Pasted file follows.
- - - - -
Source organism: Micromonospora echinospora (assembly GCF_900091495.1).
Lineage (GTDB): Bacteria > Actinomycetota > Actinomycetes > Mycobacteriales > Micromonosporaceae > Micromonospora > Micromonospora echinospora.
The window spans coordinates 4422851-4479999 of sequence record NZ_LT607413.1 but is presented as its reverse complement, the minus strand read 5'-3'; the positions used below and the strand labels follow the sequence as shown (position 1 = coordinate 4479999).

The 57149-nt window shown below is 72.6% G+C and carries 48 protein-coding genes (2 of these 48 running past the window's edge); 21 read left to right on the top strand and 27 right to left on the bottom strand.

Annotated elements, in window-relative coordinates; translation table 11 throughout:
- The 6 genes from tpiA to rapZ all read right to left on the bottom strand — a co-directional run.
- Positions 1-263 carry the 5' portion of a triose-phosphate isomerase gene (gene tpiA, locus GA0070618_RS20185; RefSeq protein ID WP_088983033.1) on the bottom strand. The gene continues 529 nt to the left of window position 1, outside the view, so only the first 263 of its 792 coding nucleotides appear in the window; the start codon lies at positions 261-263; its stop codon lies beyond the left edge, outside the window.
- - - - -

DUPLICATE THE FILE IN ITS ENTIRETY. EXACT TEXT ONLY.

Source organism: Micromonospora echinospora (assembly GCF_900091495.1).
Lineage (GTDB): Bacteria > Actinomycetota > Actinomycetes > Mycobacteriales > Micromonosporaceae > Micromonospora > Micromonospora echinospora.
The window spans coordinates 4422851-4479999 of sequence record NZ_LT607413.1 but is presented as its reverse complement, the minus strand read 5'-3'; the positions used below and the strand labels follow the sequence as shown (position 1 = coordinate 4479999).

The 57149-nt window shown below is 72.6% G+C and carries 48 protein-coding genes (2 of these 48 running past the window's edge); 21 read left to right on the top strand and 27 right to left on the bottom strand.

Annotated elements, in window-relative coordinates; translation table 11 throughout:
- The 6 genes from tpiA to rapZ all read right to left on the bottom strand — a co-directional run.
- Positions 1-263 carry the 5' portion of a triose-phosphate isomerase gene (gene tpiA, locus GA0070618_RS20185; RefSeq protein ID WP_088983033.1) on the bottom strand. The gene continues 529 nt to the left of window position 1, outside the view, so only the first 263 of its 792 coding nucleotides appear in the window; the start codon lies at positions 261-263; its stop codon lies beyond the left edge, outside the window.